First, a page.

Alternating Raised Bogs and Open Bogs  
Deceptively Beautiful Mire Vegetation 
Mire Birds

The Reposuo area is made up of two vast open bog areas, between which are the Reposaaret forested land islet as well as Lake Olpperinlampi. The mire is bordered on the Pankajärvi side by saplings and on the Ruunaantie road side by beautiful ridges.

Photo: Heikki Räsänen

Every Mire is Unique

Visitors who have hiked in mires know that no two mires are exactly alike. Reposuo is in the border zone between Northern Karelia's raised bogs and Ostrobothnia's open bogs and the area is therefore a mix of the two. The area's alternating bog types and diverse vegetation make the landscape interesting and visitors can observe it from the trail.

Bird Mire

After winter Reposuo awakes to a flurry of activity as migrating birds return from the south. At times Reposuo is filled with the cries of gulls as they defend their nests. As ospreys glide across the sky, the crane carefully moves down in the mire. Reposuo is a valuable nesting area and popular as a rest spot during migration time. The area offers ideal conditions for many different bird species.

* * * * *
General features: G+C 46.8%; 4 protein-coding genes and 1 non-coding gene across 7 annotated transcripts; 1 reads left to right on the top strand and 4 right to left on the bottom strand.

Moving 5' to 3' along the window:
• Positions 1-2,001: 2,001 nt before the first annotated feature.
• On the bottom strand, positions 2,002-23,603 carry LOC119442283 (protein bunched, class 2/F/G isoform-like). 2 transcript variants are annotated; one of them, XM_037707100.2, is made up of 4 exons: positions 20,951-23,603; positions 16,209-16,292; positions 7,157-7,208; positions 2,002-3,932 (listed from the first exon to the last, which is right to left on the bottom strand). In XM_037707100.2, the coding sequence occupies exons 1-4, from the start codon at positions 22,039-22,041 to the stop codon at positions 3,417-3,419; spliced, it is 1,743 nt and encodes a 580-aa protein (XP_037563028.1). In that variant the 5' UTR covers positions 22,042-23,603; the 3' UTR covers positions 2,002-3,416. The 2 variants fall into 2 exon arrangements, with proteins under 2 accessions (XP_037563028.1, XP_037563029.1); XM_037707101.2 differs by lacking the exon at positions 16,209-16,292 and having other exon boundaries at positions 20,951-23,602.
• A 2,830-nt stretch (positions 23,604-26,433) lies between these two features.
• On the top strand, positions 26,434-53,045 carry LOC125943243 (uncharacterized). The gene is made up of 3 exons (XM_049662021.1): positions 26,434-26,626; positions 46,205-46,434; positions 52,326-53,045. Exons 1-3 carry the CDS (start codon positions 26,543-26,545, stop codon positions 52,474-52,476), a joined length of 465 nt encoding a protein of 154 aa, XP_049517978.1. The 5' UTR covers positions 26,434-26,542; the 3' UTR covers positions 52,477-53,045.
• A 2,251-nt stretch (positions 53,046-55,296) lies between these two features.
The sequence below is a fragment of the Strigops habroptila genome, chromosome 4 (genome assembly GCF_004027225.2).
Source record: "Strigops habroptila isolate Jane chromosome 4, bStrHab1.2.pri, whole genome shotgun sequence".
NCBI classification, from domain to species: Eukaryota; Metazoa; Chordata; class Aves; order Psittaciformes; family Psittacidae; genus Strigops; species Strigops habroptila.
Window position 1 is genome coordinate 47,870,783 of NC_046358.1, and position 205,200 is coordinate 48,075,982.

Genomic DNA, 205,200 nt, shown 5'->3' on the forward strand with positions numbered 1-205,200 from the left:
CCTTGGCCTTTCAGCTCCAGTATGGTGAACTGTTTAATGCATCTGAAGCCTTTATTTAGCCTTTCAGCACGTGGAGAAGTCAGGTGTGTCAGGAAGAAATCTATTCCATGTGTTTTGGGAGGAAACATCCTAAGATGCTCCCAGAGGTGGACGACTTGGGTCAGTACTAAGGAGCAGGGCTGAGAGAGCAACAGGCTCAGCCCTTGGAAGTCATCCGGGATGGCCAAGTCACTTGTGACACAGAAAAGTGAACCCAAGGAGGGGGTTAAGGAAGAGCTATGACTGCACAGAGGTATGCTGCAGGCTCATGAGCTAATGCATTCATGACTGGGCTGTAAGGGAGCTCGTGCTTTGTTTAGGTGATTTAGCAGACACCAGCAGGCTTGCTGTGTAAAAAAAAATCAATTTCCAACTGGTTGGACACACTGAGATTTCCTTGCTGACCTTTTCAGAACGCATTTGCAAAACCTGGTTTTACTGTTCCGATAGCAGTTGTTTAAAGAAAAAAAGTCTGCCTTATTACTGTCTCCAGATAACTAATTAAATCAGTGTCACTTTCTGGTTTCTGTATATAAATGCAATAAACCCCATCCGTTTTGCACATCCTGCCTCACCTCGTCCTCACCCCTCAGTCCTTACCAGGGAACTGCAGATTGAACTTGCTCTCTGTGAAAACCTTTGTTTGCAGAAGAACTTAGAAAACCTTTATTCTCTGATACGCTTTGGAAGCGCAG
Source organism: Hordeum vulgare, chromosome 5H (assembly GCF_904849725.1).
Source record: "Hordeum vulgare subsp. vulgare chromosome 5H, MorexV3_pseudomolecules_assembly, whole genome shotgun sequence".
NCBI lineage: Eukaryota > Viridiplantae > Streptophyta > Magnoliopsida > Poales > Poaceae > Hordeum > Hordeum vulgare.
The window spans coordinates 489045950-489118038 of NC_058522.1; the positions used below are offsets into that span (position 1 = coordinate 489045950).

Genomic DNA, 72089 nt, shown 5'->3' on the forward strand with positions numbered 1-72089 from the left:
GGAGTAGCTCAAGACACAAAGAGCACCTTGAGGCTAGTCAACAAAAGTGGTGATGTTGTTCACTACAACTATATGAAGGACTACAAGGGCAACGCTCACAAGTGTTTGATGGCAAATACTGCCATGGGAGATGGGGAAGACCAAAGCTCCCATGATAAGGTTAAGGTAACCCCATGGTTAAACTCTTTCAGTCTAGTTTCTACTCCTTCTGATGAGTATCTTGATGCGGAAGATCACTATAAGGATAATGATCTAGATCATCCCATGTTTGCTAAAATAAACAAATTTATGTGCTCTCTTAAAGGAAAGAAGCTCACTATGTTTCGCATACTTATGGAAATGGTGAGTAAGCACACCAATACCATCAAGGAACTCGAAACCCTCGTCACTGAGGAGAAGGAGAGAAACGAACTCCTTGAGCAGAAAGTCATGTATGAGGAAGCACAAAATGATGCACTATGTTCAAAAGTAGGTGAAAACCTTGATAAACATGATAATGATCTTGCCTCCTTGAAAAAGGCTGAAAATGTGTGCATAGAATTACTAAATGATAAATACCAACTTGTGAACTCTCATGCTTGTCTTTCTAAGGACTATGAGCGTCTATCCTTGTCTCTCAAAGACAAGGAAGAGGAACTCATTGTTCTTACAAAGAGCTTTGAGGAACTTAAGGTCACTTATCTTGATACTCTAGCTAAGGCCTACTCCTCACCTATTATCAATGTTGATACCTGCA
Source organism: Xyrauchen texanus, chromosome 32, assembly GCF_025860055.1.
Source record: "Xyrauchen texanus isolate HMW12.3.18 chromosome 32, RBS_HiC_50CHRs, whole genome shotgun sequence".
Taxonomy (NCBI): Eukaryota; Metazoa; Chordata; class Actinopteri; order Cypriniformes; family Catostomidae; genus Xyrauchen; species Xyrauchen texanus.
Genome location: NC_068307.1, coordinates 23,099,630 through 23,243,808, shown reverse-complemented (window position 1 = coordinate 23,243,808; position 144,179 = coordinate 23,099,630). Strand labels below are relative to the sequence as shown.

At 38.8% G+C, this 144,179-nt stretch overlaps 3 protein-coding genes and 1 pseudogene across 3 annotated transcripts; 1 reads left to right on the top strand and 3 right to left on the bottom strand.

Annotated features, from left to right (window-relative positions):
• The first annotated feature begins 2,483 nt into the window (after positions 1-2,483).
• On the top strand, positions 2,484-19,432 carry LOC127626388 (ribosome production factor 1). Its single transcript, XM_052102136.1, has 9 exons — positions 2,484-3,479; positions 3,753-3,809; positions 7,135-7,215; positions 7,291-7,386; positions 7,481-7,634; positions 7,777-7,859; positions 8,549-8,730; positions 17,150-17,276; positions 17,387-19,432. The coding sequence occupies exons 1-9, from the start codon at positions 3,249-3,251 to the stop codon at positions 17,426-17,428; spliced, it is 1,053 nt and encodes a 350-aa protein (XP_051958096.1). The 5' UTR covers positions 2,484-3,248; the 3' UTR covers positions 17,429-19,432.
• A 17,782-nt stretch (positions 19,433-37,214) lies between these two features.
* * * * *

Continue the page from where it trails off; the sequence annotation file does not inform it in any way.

Occassionally Seen Visitors in the Mires

The Bear (Ursus arctos), the Wolf (Canis lupus) and the Fox (Vulpes vulpes) all occassionally pass through the mires and even the Wild Forest Reindeer may show up there sometimes. Visitors may be able to spot these timid animals from the Nature observation tower. A few Flying Squirrels (Pteromys volans) live in the shelter of the area's forest. One of the only sign of their existence are their dropping at the foot of aspens.

Alternating Raised Bogs and Open Bogs

When observing the mires from the bird watching tower or higher ridges visitors will notice that they are lines which bring variety to the scenery. These lines which are present at even intervals are caused by alternating mire types existing side by side. Grooves in this pattern are caused by the slant of the mire and by frost combined.